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Bruno Maderna (1920-1973) Nació en Santa Ana di Chioggia, un pequeño pueblo cercano a Venecia. Su madre, Caroline Maderna, nunca confesó quien era su padre (aunque muchos indicios apuntan a que fue Umberto Grossato, su paternidad nunca fue reconocida oficialmente). A los cuatro años comenzó a tocar varios instrumentos, entre ellos el violín, y su abuelo ya comentaba que el niño era un genio. Su familia regentaba un local con pista de baile y allí comenzó a tocar. En 1930, ya era la la atracción principal de la banda «Happy Grossato Company», que tocaba arreglos de canciones en hoteles, cabarets, y locales de variedades. Dos años más tarde, a los doce años, Bruno dirigió a la Orquesta de La Scala en un concierto operístico de repertorio del siglo XIX. Entre septiembre de 1932 y diciembre de 1935, también dirigió con gran éxito en Milán, Trieste, Venecia, Padua y Verona, en la Arena. Su fama alertó a las autoridades fascistas en 1933, que al descubrir que Grossato no era su padre legal, lo colocaron bajo la tutela de un músico de La Fenice y comenzaron a mostrarlo internacionalmente como una gloria del régimen, un niño prodigio conocido como «Brunetto». Esta vida agotadora acabó cuando Irma Manfredi, diseñadora de moda en Verona, intervino y lo acogió en su propia casa. Se matriculó en el Conservatorio de Milán, y estudió violín y composición; paralelamente tuvo profesores particulares privados, como el compositor Arrigo Pedrollo, que le daba lecciones de música. Aun así, suspendió el curso intermedio en el Conservatorio en 1937. Se trasladó a Roma —gracias a la intervención del Vaticano, con una carta de recomendación del cardenal Montini, futuro papa Pablo VI— y estudió en la Accademia di Santa Cecilia. Se graduó en 1940 en composición y musicología, bajo la dirección de Alessandro Bustini, que también enseñó a Goffredo Petrassi, Guido Turchi y Carlo Maria Giulini.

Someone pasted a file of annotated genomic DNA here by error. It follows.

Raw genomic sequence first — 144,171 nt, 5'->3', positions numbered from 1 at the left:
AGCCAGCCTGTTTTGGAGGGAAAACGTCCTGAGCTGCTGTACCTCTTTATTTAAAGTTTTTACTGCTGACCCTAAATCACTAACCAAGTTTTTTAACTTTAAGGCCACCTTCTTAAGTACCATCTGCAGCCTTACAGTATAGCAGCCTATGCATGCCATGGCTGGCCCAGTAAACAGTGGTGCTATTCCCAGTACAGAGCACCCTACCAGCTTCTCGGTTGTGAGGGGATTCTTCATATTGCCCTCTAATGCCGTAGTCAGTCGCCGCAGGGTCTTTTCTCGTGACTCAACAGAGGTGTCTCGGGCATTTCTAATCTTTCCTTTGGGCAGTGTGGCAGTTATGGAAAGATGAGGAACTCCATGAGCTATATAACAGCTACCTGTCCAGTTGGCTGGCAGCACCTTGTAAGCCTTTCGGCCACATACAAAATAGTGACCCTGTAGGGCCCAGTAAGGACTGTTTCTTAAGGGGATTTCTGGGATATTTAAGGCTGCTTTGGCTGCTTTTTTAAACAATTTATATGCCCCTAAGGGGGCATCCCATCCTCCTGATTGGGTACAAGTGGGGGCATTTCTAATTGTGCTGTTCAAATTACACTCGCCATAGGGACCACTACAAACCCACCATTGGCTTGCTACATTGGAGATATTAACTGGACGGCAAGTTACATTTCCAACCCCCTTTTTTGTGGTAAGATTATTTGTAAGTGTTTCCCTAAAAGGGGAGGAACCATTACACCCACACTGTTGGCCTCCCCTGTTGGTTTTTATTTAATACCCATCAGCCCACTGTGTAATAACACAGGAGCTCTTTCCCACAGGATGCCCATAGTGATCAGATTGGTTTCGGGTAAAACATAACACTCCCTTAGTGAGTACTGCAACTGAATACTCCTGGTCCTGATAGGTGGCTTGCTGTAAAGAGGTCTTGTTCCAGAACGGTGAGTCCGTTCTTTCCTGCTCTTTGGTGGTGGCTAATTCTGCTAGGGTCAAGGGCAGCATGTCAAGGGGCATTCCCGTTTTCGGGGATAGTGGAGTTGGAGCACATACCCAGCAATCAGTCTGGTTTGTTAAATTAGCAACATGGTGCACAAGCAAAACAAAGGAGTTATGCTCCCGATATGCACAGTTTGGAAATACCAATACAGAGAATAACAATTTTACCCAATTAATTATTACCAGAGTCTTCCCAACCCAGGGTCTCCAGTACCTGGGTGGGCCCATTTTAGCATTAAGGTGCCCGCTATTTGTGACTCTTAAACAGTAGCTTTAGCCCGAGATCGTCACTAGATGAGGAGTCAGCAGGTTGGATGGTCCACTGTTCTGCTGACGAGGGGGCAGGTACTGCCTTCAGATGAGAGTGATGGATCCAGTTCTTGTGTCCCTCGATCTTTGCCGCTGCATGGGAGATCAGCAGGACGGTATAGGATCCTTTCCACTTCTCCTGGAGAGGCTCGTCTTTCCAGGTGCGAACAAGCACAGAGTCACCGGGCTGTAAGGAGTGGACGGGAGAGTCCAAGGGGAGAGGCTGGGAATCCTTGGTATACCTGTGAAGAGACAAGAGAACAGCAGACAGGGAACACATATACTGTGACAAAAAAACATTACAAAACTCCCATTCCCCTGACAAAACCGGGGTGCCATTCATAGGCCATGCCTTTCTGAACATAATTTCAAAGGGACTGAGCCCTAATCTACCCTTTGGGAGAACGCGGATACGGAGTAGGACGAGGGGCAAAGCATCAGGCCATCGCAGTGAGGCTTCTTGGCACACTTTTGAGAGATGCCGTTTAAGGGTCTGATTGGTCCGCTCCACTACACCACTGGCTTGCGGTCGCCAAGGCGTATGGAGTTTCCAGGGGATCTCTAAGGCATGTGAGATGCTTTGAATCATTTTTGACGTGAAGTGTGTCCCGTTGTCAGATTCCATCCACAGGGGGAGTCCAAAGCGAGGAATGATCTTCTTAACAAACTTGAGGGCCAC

A pesar de una infancia tan azarosa, Maderna maduró sin más contratiempo, y según los testimonios de quienes le conocieron, era un joven sensato, sabedor de sus limitaciones y plenamente consciente de toda la publicidad que le había rodeado. Después de graduarse, amplió sus conocimientos de dirección de orquesta en el año 1941 en la Accademia Musicale Chigiana, en Siena con Antonio Guarnieri y de composición en Venecia, en el curso internacional de doctorado para compositores (1942-43) que impartió Gian Francesco Malipiero. Malipiero le inculcó su gran amor por la música antigua, especialmente por la veneciana. Maderna estará siempre agradecido a Malipiero, como compositor y sobre todo, como hombre. Durante la II Guerra Mundial, Maderna estuvo en el Ejército en los años 1942 y 1943. En febrero de 1945 se unió a los partisanos y fue capturado y encarcelado en un campo de concentración. Tras la guerra, Maderna tuvo dificultades para seguir su carrera musical en un país desolado. La amistad con Malipiero le sirvió para obtener un puesto de profesor de solfeo en el Conservatorio de Venecia, una labor que desempeñara, con alguna discontinuidad, hasta 1952. En esos años tenia una clase muy numerosa, a la que asistía Luigi Nono, con quien entabló una amistad de por vida (en aquel momento, Nono solo era un joven estudiante de derecho y con él coincidió más adelante como compañero de estudios en los los «Cursos Internacionales de Verano de Darmstadt»). En esos años del Conservatorio estudió en profundidad la música antigua y medieval, estudios que fueron la base para muchos de sus primeras composiciones. Malipiero le presento al editor Ricordi, para quien transcribió entre 1947 y 1949 numerosos conciertos de Vivaldi. Malipiero también consiguió que estrenase una de sus obras, la Serenata per 11 instrumenti, en la Biennale de Venecia de 1946, la primera que se celebraba tras la guerra. En febrero de ese mismo año 1946 se casó con su primera esposa, Raffaella Tartaglia. Debido a las estrecheces económicas por las que pasaban, Maderna se vio obligado a aceptar todo tipo de encargos, componiendo para la radio y el cine, y también música de baile.